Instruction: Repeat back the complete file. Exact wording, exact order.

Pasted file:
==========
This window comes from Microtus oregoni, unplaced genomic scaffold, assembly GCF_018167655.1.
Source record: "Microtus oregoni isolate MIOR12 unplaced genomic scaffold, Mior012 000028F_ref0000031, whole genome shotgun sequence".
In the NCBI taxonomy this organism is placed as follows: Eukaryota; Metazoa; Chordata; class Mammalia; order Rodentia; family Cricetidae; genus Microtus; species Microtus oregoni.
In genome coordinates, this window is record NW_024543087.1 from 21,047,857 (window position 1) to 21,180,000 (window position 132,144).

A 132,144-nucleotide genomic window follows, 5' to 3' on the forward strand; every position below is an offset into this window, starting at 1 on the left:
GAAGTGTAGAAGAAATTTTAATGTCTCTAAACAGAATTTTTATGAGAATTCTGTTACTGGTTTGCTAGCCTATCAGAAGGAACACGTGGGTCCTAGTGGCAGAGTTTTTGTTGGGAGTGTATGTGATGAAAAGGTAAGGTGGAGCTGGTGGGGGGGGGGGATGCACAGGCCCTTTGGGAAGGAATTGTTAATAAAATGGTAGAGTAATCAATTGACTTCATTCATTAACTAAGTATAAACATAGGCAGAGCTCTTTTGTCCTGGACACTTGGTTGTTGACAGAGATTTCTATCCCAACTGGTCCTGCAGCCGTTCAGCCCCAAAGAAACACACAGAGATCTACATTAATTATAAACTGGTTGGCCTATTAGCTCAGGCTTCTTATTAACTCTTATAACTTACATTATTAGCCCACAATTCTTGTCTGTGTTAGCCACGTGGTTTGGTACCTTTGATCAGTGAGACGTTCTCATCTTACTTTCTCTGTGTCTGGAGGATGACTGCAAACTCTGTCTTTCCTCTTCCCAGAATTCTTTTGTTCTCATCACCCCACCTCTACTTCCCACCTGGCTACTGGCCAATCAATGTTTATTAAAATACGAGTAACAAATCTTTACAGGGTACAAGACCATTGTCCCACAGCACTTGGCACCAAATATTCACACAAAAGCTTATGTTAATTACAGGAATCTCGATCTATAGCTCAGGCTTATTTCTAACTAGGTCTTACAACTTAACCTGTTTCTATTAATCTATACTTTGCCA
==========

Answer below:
This window comes from Microtus oregoni, unplaced genomic scaffold, assembly GCF_018167655.1.
Source record: "Microtus oregoni isolate MIOR12 unplaced genomic scaffold, Mior012 000028F_ref0000031, whole genome shotgun sequence".
In the NCBI taxonomy this organism is placed as follows: Eukaryota; Metazoa; Chordata; class Mammalia; order Rodentia; family Cricetidae; genus Microtus; species Microtus oregoni.
In genome coordinates, this window is record NW_024543087.1 from 21,047,857 (window position 1) to 21,180,000 (window position 132,144).

A 132,144-nucleotide genomic window follows, 5' to 3' on the forward strand; every position below is an offset into this window, starting at 1 on the left:
GAAGTGTAGAAGAAATTTTAATGTCTCTAAACAGAATTTTTATGAGAATTCTGTTACTGGTTTGCTAGCCTATCAGAAGGAACACGTGGGTCCTAGTGGCAGAGTTTTTGTTGGGAGTGTATGTGATGAAAAGGTAAGGTGGAGCTGGTGGGGGGGGGGGATGCACAGGCCCTTTGGGAAGGAATTGTTAATAAAATGGTAGAGTAATCAATTGACTTCATTCATTAACTAAGTATAAACATAGGCAGAGCTCTTTTGTCCTGGACACTTGGTTGTTGACAGAGATTTCTATCCCAACTGGTCCTGCAGCCGTTCAGCCCCAAAGAAACACACAGAGATCTACATTAATTATAAACTGGTTGGCCTATTAGCTCAGGCTTCTTATTAACTCTTATAACTTACATTATTAGCCCACAATTCTTGTCTGTGTTAGCCACGTGGTTTGGTACCTTTGATCAGTGAGACGTTCTCATCTTACTTTCTCTGTGTCTGGAGGATGACTGCAAACTCTGTCTTTCCTCTTCCCAGAATTCTTTTGTTCTCATCACCCCACCTCTACTTCCCACCTGGCTACTGGCCAATCAATGTTTATTAAAATACGAGTAACAAATCTTTACAGGGTACAAGACCATTGTCCCACAGCACTTGGCACCAAATATTCACACAAAAGCTTATGTTAATTACAGGAATCTCGATCTATAGCTCAGGCTTATTTCTAACTAGGTCTTACAACTTAACCTGTTTCTATTAATCTATACTTTGCCA